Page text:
The Broadwater sugar mill houses one of two biomass cogeneration plants being sold by Sunshine Electricity, a subsidiary of the NSW Sugar Milling Co-operative, because they have been a financial failure. The other is at the Condong mill on the Tweed.
The Broadwater sugar mill houses one of two biomass cogeneration plants being sold by Sunshine Electricity, a subsidiary of the NSW Sugar Milling Co-operative, because they have been a financial failure. The other is at the Condong mill on the Tweed.

Sugar plants up for sale

THE biomass cogeneration plants at the Broadwater and Condong sugar mills, owned by Sunshine Electricity, a subsidiary of the NSW Sugar Milling Co-operative, are up for sale.

Sunshine Electricity has received 26 expressions ofinterest from Australian and overseas companies about taking over the operation of the plants.

“The price will be the sticking point,” Ian Causley, chairman of the co-operative’s board, said.

The sale is needed to repay loans used to pay for the construction of the plants, which have proved to be a financial failure. It was hoped that the plants, which began operating in 2008 and are fuelled bysugar cane trash, would become a profitable arm of the co-operative.

However, the plants were hit by cost overruns and fuel shortages after it was discovered the cost of building a facility to process sugar cane trash before it could be used in the plant was more than four times what had been budgeted for.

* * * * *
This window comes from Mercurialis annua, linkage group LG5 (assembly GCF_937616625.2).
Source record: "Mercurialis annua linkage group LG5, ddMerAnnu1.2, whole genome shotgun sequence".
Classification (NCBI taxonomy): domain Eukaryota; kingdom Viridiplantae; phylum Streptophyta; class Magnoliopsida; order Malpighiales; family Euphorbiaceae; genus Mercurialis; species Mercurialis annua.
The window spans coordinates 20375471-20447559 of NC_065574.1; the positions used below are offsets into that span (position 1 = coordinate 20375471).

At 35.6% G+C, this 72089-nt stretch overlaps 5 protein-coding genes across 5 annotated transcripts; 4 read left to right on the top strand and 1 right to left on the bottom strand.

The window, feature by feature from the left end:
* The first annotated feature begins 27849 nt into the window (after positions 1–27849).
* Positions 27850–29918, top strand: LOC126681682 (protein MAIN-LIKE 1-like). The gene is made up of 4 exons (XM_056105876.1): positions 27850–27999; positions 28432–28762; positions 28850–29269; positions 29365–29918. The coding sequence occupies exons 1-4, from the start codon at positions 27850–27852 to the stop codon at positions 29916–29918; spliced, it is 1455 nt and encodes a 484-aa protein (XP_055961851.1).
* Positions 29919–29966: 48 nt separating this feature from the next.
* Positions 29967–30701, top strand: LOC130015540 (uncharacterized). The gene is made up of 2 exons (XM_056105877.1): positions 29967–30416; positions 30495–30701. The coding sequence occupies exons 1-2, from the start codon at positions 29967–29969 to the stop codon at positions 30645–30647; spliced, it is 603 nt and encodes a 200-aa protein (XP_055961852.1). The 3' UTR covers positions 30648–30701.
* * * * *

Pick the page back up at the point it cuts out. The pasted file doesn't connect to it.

Without the processing facility the plants struggled to find suitable sources of fuel.

The crash of the Renewable Energy Certificate price also contributed to shortfalls in loan repayments.

“If RECs had stayed at $53 we might have scrambled through,” Mr Causley said.

However, the certificate price dropped to $24 and at the beginning of this year the co-operative began talks with its financers in the hope it could restructure its debts.

“It could not be done and we are now looking for a sale,” Mr Causley said.

He said the Federal Government destroyed the renewable energy industry when it flooded the market with certificates after homeowners were allowed to claim them for the installation of solar power.

Mr Causley said it was important the cogeneration plants continued to operate as the co-op owned the boilers used to generate power at both mills.

The plants are the largest renewable base load energy projects in Australia and were backed by the government-owned Delta Electricity.



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